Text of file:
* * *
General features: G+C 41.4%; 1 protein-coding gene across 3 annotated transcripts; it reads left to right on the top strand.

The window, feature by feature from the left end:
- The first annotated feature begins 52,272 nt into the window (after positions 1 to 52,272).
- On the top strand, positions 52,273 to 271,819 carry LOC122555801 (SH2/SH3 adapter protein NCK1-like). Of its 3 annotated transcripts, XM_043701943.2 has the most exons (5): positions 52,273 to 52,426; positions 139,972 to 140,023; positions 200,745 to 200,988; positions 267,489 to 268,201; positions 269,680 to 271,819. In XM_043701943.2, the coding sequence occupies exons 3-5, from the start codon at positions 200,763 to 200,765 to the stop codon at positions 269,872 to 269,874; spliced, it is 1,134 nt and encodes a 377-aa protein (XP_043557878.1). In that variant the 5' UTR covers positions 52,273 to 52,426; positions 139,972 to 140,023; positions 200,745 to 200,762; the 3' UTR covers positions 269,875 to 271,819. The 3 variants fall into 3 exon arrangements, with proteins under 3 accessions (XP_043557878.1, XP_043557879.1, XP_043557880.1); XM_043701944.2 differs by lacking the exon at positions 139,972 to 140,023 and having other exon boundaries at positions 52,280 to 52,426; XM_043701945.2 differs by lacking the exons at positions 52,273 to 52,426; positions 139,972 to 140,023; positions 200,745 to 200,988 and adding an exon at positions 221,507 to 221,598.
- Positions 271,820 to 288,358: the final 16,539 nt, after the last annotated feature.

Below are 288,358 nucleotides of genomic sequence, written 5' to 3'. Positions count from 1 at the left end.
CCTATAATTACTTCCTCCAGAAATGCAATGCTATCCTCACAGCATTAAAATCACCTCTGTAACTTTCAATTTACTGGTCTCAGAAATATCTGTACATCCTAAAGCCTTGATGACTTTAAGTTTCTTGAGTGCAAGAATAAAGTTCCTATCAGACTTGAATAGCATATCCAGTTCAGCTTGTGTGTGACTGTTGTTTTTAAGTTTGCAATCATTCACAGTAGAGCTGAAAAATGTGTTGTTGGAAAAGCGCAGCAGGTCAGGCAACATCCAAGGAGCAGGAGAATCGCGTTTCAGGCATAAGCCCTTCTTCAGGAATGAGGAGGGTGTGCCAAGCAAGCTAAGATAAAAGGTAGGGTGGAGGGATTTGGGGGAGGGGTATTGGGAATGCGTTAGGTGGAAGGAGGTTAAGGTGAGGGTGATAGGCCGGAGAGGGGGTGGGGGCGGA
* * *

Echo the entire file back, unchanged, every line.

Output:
General features: G+C 41.4%; 1 protein-coding gene across 3 annotated transcripts; it reads left to right on the top strand.

The window, feature by feature from the left end:
- The first annotated feature begins 52,272 nt into the window (after positions 1 to 52,272).
- On the top strand, positions 52,273 to 271,819 carry LOC122555801 (SH2/SH3 adapter protein NCK1-like). Of its 3 annotated transcripts, XM_043701943.2 has the most exons (5): positions 52,273 to 52,426; positions 139,972 to 140,023; positions 200,745 to 200,988; positions 267,489 to 268,201; positions 269,680 to 271,819. In XM_043701943.2, the coding sequence occupies exons 3-5, from the start codon at positions 200,763 to 200,765 to the stop codon at positions 269,872 to 269,874; spliced, it is 1,134 nt and encodes a 377-aa protein (XP_043557878.1). In that variant the 5' UTR covers positions 52,273 to 52,426; positions 139,972 to 140,023; positions 200,745 to 200,762; the 3' UTR covers positions 269,875 to 271,819. The 3 variants fall into 3 exon arrangements, with proteins under 3 accessions (XP_043557878.1, XP_043557879.1, XP_043557880.1); XM_043701944.2 differs by lacking the exon at positions 139,972 to 140,023 and having other exon boundaries at positions 52,280 to 52,426; XM_043701945.2 differs by lacking the exons at positions 52,273 to 52,426; positions 139,972 to 140,023; positions 200,745 to 200,988 and adding an exon at positions 221,507 to 221,598.
- Positions 271,820 to 288,358: the final 16,539 nt, after the last annotated feature.

Below are 288,358 nucleotides of genomic sequence, written 5' to 3'. Positions count from 1 at the left end.
CCTATAATTACTTCCTCCAGAAATGCAATGCTATCCTCACAGCATTAAAATCACCTCTGTAACTTTCAATTTACTGGTCTCAGAAATATCTGTACATCCTAAAGCCTTGATGACTTTAAGTTTCTTGAGTGCAAGAATAAAGTTCCTATCAGACTTGAATAGCATATCCAGTTCAGCTTGTGTGTGACTGTTGTTTTTAAGTTTGCAATCATTCACAGTAGAGCTGAAAAATGTGTTGTTGGAAAAGCGCAGCAGGTCAGGCAACATCCAAGGAGCAGGAGAATCGCGTTTCAGGCATAAGCCCTTCTTCAGGAATGAGGAGGGTGTGCCAAGCAAGCTAAGATAAAAGGTAGGGTGGAGGGATTTGGGGGAGGGGTATTGGGAATGCGTTAGGTGGAAGGAGGTTAAGGTGAGGGTGATAGGCCGGAGAGGGGGTGGGGGCGGA